Combinatorial therapy as a novel treatment strategy for myotubular myopathy


Candidate therapeutics are urgently needed for myotubular myopathy (MTM), which at present remains without treatment. Several strategies have been proposed, and have shown promising results in animal models of the disease. These include gene replacement therapy, which is entering clinical trial, dynamin-2 knockdown, which is under active investigation, and enzyme replacement therapy.

The Dowling lab has started with the hypothesis that safe medicines that have already been studied in children can be “repurposed” for use in x-linked myotubular myopathy (MTM) In a previous study funded by the Myotubular Trust, we examined the idea of rebalancing the lipids (called phosphoinositides or PIPs) that accumulate in the muscle of MTM patients. We showed that genetic inhibition of a protein called PIK3C2B can completely reverse the disease process of the MTM mouse model, and that chemical inhibition of PIK3C2B with wortmannin (a chemical inhibitor of proteins called PI3 kinases) can also improve the muscle symptoms. Unfortunately, the effect with wortmannin is modest, and in addition the drug has potential toxicities in humans that may make it a poor candidate for clinical translation. We are currently in the process of identifying and developing new inhibitors to PIK3C2B that will provide more substantial benefit and be suitable for bringing to patients.

In the meantime, we have identified two new potential treatments for MTM. The first was uncovered using our zebrafish model of MTM, via a method called high throughput drug screening. With this method, we screened more than 1000 FDA approved drugs for their ability to improve the appearance and swim behavior of the MTM zebrafish. We identified several “hits” from this screen, and in this proposal are focusing on the most exciting and potentially translatable of these hits. The second drug was identified serendipitously during our work on PIK3C2B in MTM. Both new potential therapies are commonly used in children for conditions other than muscle disease. Based on additional data that we have accumulated, we believe that these two drugs act in different ways from each other to improve the MTM disease process, and furthermore act distinctly from rebalancing PIPs. In our study newly funded by the Myotubular Trust, we will examine the ability of these new drugs to improve the phenotypes of the MTM mouse.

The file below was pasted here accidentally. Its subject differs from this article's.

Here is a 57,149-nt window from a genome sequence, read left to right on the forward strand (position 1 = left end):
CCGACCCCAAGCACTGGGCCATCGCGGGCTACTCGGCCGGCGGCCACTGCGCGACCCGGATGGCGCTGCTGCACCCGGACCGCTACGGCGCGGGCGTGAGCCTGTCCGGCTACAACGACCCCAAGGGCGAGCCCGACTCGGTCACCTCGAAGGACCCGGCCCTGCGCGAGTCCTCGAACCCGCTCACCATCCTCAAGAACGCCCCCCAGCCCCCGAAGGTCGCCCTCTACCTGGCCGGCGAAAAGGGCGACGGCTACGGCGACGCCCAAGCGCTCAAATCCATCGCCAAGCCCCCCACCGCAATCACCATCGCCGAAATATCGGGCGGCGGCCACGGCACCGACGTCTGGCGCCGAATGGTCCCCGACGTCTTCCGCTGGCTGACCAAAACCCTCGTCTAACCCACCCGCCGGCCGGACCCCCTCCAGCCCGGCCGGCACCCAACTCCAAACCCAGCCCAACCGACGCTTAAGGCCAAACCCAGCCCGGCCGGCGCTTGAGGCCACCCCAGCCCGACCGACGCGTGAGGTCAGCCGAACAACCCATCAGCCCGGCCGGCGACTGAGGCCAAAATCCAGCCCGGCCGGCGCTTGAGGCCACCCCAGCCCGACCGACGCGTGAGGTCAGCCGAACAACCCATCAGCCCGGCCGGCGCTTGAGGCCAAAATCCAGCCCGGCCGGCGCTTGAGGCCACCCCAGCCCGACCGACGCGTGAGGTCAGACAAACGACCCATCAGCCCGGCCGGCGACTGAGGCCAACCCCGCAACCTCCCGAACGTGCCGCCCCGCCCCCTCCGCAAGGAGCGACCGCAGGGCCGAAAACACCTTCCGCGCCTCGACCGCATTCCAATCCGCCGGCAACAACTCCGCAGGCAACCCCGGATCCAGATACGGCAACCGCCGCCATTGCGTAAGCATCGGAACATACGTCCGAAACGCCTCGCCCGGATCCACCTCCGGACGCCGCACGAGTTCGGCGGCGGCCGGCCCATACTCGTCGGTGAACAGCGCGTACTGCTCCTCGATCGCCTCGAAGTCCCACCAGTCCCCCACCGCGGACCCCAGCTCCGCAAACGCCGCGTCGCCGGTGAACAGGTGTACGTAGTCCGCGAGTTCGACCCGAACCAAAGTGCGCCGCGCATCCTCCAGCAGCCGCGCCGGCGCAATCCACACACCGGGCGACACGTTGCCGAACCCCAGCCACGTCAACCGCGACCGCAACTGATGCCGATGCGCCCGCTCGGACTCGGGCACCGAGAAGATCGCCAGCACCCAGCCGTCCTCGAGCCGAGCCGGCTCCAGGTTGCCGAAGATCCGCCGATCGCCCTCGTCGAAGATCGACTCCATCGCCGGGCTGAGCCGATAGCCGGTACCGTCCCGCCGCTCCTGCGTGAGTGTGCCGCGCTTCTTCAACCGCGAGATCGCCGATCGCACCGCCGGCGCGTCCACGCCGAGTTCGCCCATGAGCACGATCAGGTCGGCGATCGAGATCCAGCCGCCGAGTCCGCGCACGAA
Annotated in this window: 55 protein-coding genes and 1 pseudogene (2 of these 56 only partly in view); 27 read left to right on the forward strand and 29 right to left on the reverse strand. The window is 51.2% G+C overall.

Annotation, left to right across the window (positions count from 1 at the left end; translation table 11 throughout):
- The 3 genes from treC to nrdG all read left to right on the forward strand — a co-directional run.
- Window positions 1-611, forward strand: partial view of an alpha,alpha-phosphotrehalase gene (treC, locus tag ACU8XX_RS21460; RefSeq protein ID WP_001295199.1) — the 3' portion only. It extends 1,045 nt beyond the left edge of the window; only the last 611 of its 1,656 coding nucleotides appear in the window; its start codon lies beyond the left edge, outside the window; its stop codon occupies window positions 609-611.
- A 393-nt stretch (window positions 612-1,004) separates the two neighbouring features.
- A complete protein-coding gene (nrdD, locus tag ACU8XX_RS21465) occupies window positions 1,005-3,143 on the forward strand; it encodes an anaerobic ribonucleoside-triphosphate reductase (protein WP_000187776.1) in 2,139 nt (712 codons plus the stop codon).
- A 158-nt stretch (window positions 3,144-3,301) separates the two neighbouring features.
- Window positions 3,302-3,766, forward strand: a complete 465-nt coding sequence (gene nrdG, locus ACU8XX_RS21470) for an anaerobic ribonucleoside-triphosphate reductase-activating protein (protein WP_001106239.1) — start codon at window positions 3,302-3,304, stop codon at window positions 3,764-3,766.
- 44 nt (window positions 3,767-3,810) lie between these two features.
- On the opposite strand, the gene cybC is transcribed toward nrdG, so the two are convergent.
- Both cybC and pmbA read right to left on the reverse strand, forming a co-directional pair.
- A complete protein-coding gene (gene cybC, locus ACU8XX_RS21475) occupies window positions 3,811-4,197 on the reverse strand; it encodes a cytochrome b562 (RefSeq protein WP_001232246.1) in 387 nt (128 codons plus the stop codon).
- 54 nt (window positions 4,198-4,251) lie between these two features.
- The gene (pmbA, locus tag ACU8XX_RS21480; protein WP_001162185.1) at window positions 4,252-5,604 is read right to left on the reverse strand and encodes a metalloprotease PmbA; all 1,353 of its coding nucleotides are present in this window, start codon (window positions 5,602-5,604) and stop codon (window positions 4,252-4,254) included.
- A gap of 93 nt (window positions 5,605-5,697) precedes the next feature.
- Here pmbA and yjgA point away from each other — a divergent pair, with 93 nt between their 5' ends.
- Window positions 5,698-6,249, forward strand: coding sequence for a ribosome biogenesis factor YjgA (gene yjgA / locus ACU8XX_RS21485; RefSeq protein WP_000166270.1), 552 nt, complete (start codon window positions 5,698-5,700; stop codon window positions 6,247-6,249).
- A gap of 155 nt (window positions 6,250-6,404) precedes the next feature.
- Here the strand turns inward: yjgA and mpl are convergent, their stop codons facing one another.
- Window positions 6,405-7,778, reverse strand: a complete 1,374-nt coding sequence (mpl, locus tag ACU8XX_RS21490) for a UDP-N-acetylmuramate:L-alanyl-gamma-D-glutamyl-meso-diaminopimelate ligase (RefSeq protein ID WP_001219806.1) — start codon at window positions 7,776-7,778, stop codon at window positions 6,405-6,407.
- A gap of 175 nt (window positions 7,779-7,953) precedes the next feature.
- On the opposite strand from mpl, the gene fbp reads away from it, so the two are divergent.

The goal of this work is to identify the drug or drugs that best improve the symptoms of MTM, are safest to use in children, and are thus the best suited for potentially treating patients with MTM. Because these drugs have previously been used in children, we feel that the pathway for clinical development and testing of them can be feasibly accomplished in a timely and cost effective manner. Ultimately, we envision these treatments as ones potentially suitable to all MTM patients, both as stand alone therapy or as a compliment to treatments like gene therapy. Furthermore, we believe these therapeutic strategies may be applicable to the broader range of patients with centronuclear and myotubular myopathy.

We are excited to pursue this novel research with the support of the Myotubular Trust. Our work on therapy development for MTM builds from research previously supported by the Myotubular Trust, by the Canadian Institute for Health Research, the Muscular Dystrophy Association, the US National Institutes of Health, the “Will/Cure” Foundation, and the Joshua Frase Foundation.

Dr Dowling and Team